Acetaminophen or ibuprofen can be used; both are equally effective at lowering a fever. Alternating the two has been recommended in the past, but there is no evidence that doing so is more effective than using either drug alone (Pereira, et al, 2012; Sherman, et al, 2012).

Learning Break: Aspirin should not be given to a child who has a fever or to anyone 19 years of age or younger who has a fever. Aspirin is an effective anti-pyretic, but its use in febrile children has been associated with a disease called Reyes syndrome. Reyes syndrome is quite rare, and the link between aspirin and Reyes syndrome is still somewhat controversial: some authorities do not believe aspirin can cause Reyes. But Reyes syndrome is a very serious disease, and acetaminophen and ibuprofen are as effective as aspirin and if they are used correctly are much safer, as well.

Other medications - antibiotics, vitamin supplements, mineral supplements, antihistamines, etc - will not be effective treatments for children who have a fever from a simple illness (Fashner, et al, 2012), and parents should never treat a febrile child with a medication unless the pediatrician has been consulted and approved its use.

Some children who have a fever do have a serious illness, and some children are susceptible to SBIs. If a child has a fever, parents should be instructed to bring the child to the pediatrician as soon as possible if:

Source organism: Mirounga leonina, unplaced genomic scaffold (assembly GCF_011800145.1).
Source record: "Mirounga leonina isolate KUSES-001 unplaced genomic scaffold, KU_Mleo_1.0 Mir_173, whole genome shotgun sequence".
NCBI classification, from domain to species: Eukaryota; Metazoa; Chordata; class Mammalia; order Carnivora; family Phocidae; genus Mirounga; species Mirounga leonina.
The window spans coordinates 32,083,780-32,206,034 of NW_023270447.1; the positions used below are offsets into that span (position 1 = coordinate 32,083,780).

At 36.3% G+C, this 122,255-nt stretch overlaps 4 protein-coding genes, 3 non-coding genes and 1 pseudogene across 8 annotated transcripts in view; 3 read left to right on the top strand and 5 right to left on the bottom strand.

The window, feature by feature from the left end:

• The child is 90 days old or younger.
  • The child is immuncompromised.
  • The child has a chronic medical condition such as cancer, diabetes, heart disease, sickle cell disease, etc.
  • The childs oral intake is significantly decreased or if the child is losing a lot of fluid because of persistent diarrhea and/or vomiting.
  • The child is lethargic.
  • The child is exceptionally irritable and cant be consoled.
  • The child is wheezing or seems or be having difficulty breathing, or if the child has a barking type of cough.
  • The child has a seizure.

Educating Adults

Much of the same information for parents applies to adults. Adults who have a fever should be instructed to rest and stay well hydrated. Over-the-counter cough and cold medications offer minimal benefit and some of the ingredients they have can cause harmful interactions with many commonly used prescription medications. For example, dextromethorphan is an anti-tussive, and it can cause serotonin syndrome if it is used in combination with anti-depressants such as fluoxetine or paroxetine. Phenylephrine is a decongestant that is a sympathomimetic, and it should not be used, or only used cautiously by people who have cardiovascular disease. Acetaminophen or ibuprofen can be used for fever control. But adults, especially older adults, should check with a physician before using these medications. Acetaminophen may not be safe for someone who has liver disease, and ibuprofen should be used cautiously by people who have gastric ulcers. Aspirin is an effective ant-pyretic, but even for adults it is not the drug of choice. Acetaminophen and ibuprofen are safer alternatives, especially for elderly adults.


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This course is applicable for the following professions:

Advanced Registered Nurse Practitioner (ARNP), Certified Registered Nurse Anesthetist (CRNA), Clinical Nurse Specialist (CNS), Licensed Practical Nurse (LPN), Licensed Vocational Nurses (LVN), Midwife (MW), Registered Nurse (RN)


CPD: Practice Effectively, Medical Surgical